'˜The Wave is the most magnetic disaster flick in recent years'

If you think all Hollywood disaster movies are starting to look the same, The Wave is for you.

Saturday, 20th August 2016, 2:08 pm
Updated Thursday, 25th August 2016, 7:17 pm
Natalie Stendall.

Film reviewer for Mansfield and Ashfield Chads
Natalie Stendall. Film reviewer for Mansfield and Ashfield Chads

It’s a Norwegian film with English subtitles but don’t let that put you off, The Wave is the most magnetic disaster flick to hit cinemas in recent years.

Its success comes in part from a compact story and tight focus. Rather than overwhelming audiences with immense scale and over the top destruction in the style of San Andreas or The Day After Tomorrow, The Wave’s rockslide disaster impacts upon a single town. We get to know the offending mountain in intimate detail via a group of geologists whose technical disputes give The Wave a sense of truth.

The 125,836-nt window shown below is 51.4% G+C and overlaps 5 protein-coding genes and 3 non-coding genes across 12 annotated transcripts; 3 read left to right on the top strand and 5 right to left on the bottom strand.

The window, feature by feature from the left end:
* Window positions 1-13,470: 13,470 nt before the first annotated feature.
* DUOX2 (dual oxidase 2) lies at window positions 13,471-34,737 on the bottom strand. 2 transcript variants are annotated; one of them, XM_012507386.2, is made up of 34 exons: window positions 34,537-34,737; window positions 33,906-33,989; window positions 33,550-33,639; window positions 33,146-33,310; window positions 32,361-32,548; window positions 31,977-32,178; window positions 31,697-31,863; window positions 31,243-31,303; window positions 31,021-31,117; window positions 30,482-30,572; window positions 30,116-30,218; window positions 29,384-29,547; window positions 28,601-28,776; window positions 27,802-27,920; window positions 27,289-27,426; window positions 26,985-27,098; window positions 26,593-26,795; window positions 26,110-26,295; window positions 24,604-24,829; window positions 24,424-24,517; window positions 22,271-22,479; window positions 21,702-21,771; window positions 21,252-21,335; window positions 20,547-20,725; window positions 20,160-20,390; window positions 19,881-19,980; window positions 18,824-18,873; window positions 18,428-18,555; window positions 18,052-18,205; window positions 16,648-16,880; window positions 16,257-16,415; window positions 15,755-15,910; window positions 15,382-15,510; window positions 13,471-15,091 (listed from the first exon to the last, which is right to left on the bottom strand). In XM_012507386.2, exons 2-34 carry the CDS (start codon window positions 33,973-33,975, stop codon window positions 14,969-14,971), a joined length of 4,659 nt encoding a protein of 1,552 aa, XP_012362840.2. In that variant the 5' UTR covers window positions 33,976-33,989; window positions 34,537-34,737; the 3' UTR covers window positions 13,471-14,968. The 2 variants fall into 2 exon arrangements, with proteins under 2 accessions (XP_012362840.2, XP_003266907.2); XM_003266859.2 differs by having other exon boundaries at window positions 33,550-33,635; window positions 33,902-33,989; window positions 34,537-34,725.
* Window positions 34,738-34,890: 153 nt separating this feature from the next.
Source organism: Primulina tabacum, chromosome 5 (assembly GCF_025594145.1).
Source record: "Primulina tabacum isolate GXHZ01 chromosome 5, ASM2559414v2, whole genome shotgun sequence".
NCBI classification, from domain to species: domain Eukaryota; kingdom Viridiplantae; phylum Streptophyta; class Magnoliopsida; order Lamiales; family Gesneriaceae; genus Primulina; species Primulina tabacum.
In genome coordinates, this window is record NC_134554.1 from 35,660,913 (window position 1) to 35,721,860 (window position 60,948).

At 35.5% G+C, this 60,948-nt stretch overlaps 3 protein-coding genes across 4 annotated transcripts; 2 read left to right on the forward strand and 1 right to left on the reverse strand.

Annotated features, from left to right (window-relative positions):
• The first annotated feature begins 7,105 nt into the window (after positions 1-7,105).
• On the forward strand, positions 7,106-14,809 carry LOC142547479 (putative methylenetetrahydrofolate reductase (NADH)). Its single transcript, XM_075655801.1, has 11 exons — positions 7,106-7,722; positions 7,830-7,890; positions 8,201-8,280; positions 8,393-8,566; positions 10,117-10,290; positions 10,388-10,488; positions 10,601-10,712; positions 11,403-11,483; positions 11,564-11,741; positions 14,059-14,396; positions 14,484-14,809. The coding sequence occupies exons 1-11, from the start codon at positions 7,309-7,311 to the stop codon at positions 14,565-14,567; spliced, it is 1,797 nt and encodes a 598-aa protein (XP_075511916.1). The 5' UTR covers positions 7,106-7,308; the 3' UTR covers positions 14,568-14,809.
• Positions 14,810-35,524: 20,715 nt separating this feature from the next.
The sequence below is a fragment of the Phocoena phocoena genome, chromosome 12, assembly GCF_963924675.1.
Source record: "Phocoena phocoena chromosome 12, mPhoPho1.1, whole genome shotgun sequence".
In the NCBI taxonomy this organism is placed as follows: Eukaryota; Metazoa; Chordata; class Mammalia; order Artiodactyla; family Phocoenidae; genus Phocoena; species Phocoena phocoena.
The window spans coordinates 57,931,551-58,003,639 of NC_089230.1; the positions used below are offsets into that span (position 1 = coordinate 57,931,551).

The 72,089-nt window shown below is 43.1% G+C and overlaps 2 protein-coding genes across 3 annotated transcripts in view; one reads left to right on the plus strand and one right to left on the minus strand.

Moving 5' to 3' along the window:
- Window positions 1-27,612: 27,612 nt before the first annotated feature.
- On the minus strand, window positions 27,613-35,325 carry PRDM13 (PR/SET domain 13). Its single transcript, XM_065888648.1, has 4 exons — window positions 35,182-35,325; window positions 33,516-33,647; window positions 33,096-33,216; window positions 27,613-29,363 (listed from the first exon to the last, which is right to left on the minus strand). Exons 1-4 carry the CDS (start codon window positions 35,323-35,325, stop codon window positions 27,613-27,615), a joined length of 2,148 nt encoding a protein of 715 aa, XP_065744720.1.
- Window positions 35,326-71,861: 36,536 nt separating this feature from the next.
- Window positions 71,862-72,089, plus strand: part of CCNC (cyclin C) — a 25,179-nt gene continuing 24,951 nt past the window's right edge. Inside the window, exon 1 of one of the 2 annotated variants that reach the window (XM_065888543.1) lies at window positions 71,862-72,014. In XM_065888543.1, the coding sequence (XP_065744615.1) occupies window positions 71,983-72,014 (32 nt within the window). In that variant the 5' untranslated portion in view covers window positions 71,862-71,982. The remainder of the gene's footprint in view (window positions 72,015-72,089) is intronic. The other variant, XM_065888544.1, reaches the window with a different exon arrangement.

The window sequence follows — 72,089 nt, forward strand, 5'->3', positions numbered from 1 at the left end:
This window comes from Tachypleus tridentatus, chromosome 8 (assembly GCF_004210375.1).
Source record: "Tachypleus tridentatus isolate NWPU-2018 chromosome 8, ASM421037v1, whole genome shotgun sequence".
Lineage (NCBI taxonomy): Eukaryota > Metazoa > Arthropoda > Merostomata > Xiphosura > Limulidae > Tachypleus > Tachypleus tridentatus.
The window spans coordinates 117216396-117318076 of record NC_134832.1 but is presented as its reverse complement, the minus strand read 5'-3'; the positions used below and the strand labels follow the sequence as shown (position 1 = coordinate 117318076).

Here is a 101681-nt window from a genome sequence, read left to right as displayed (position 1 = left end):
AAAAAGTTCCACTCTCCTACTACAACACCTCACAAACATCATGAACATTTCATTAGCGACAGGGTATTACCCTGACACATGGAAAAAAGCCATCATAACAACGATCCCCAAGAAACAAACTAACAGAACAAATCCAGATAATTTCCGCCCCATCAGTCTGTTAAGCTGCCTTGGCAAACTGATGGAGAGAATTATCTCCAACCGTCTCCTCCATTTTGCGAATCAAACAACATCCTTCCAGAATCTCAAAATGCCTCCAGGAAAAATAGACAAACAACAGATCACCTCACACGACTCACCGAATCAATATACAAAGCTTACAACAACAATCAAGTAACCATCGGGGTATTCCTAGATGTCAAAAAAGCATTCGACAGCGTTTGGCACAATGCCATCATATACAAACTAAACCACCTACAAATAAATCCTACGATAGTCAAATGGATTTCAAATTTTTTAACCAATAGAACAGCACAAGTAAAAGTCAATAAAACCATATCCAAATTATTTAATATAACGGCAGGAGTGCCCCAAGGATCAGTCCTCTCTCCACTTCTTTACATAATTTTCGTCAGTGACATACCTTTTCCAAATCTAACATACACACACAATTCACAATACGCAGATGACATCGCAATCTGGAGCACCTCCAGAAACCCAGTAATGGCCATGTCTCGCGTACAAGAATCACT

Director Roar Uthaug (of the forthcoming Tomb Raider film) nests The Wave in reality, opening with original cine reel footage of the Lodalen rockslide that killed 63 people in 1905 setting off a massive tsunami. Documentary footage claims there are another 300 unstable mountainsides in Norway today including The Wave’s Åkernes crevice. Can people be warned in time?

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The film’s visual effects are spectacular, balancing claustrophobic climbs into the belly of the mountain with huge waves and chaotic debris. There are shades of The Impossible and Titanic in The Wave’s action sequences but Uthaug avoids the sham sentimentality of these predictable Hollywood blockbusters. An understated cast and an intimate, believable screenplay that focuses on a single down-to- earth family make The Wave a tense, heart thumping must see.

The Wave is showing at Broadway Nottingham until Thursday August 18, and is also available to rent online, the same time as it is in cinemas.